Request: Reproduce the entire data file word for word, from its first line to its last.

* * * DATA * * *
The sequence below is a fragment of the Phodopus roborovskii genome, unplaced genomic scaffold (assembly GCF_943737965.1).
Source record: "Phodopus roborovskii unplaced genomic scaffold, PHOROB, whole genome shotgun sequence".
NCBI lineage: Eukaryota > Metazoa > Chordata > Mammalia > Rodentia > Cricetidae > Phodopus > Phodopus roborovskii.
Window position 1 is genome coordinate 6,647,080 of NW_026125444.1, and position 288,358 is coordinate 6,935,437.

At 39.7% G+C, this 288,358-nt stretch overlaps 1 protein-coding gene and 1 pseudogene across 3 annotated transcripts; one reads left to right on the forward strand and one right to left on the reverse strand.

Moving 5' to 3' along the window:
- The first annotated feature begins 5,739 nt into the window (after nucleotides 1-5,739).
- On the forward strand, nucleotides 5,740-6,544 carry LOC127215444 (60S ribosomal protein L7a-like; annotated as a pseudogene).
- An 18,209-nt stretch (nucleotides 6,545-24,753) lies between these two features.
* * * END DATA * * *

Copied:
The sequence below is a fragment of the Phodopus roborovskii genome, unplaced genomic scaffold (assembly GCF_943737965.1).
Source record: "Phodopus roborovskii unplaced genomic scaffold, PHOROB, whole genome shotgun sequence".
NCBI lineage: Eukaryota > Metazoa > Chordata > Mammalia > Rodentia > Cricetidae > Phodopus > Phodopus roborovskii.
Window position 1 is genome coordinate 6,647,080 of NW_026125444.1, and position 288,358 is coordinate 6,935,437.

At 39.7% G+C, this 288,358-nt stretch overlaps 1 protein-coding gene and 1 pseudogene across 3 annotated transcripts; one reads left to right on the forward strand and one right to left on the reverse strand.

Moving 5' to 3' along the window:
- The first annotated feature begins 5,739 nt into the window (after nucleotides 1-5,739).
- On the forward strand, nucleotides 5,740-6,544 carry LOC127215444 (60S ribosomal protein L7a-like; annotated as a pseudogene).
- An 18,209-nt stretch (nucleotides 6,545-24,753) lies between these two features.